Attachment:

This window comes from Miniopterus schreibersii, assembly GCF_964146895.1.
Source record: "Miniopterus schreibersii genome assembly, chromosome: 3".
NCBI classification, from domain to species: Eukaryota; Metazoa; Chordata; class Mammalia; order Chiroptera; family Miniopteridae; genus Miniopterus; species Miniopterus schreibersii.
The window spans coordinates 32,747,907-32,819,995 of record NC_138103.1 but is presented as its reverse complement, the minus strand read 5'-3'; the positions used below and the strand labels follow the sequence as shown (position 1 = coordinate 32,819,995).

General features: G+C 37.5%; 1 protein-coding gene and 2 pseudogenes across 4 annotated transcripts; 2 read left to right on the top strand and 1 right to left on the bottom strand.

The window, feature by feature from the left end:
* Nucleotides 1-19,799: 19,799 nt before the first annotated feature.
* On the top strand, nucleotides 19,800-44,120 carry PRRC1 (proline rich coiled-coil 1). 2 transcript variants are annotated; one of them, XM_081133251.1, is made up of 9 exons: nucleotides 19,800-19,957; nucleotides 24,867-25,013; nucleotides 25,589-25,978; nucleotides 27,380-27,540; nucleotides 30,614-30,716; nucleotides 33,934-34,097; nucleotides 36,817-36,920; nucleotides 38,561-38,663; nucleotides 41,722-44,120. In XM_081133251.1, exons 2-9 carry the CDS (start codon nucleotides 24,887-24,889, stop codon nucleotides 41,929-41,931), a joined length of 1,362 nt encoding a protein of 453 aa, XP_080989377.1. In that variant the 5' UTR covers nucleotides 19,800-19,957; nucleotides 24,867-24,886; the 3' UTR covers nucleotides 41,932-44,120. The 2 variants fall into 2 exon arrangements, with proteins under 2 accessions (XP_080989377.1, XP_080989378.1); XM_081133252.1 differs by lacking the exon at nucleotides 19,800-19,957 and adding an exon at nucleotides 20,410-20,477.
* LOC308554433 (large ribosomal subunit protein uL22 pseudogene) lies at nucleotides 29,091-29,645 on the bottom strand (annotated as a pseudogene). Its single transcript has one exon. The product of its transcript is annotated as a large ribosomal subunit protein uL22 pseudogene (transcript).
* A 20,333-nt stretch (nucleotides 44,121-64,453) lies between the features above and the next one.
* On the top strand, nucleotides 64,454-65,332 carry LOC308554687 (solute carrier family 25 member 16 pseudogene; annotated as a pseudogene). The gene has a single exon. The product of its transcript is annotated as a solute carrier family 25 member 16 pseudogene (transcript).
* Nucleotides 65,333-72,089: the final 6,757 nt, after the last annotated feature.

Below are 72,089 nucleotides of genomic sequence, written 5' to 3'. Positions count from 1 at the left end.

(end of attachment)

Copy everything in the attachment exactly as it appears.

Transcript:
This window comes from Miniopterus schreibersii, assembly GCF_964146895.1.
Source record: "Miniopterus schreibersii genome assembly, chromosome: 3".
NCBI classification, from domain to species: Eukaryota; Metazoa; Chordata; class Mammalia; order Chiroptera; family Miniopteridae; genus Miniopterus; species Miniopterus schreibersii.
The window spans coordinates 32,747,907-32,819,995 of record NC_138103.1 but is presented as its reverse complement, the minus strand read 5'-3'; the positions used below and the strand labels follow the sequence as shown (position 1 = coordinate 32,819,995).

General features: G+C 37.5%; 1 protein-coding gene and 2 pseudogenes across 4 annotated transcripts; 2 read left to right on the top strand and 1 right to left on the bottom strand.

The window, feature by feature from the left end:
* Nucleotides 1-19,799: 19,799 nt before the first annotated feature.
* On the top strand, nucleotides 19,800-44,120 carry PRRC1 (proline rich coiled-coil 1). 2 transcript variants are annotated; one of them, XM_081133251.1, is made up of 9 exons: nucleotides 19,800-19,957; nucleotides 24,867-25,013; nucleotides 25,589-25,978; nucleotides 27,380-27,540; nucleotides 30,614-30,716; nucleotides 33,934-34,097; nucleotides 36,817-36,920; nucleotides 38,561-38,663; nucleotides 41,722-44,120. In XM_081133251.1, exons 2-9 carry the CDS (start codon nucleotides 24,887-24,889, stop codon nucleotides 41,929-41,931), a joined length of 1,362 nt encoding a protein of 453 aa, XP_080989377.1. In that variant the 5' UTR covers nucleotides 19,800-19,957; nucleotides 24,867-24,886; the 3' UTR covers nucleotides 41,932-44,120. The 2 variants fall into 2 exon arrangements, with proteins under 2 accessions (XP_080989377.1, XP_080989378.1); XM_081133252.1 differs by lacking the exon at nucleotides 19,800-19,957 and adding an exon at nucleotides 20,410-20,477.
* LOC308554433 (large ribosomal subunit protein uL22 pseudogene) lies at nucleotides 29,091-29,645 on the bottom strand (annotated as a pseudogene). Its single transcript has one exon. The product of its transcript is annotated as a large ribosomal subunit protein uL22 pseudogene (transcript).
* A 20,333-nt stretch (nucleotides 44,121-64,453) lies between the features above and the next one.
* On the top strand, nucleotides 64,454-65,332 carry LOC308554687 (solute carrier family 25 member 16 pseudogene; annotated as a pseudogene). The gene has a single exon. The product of its transcript is annotated as a solute carrier family 25 member 16 pseudogene (transcript).
* Nucleotides 65,333-72,089: the final 6,757 nt, after the last annotated feature.

Below are 72,089 nucleotides of genomic sequence, written 5' to 3'. Positions count from 1 at the left end.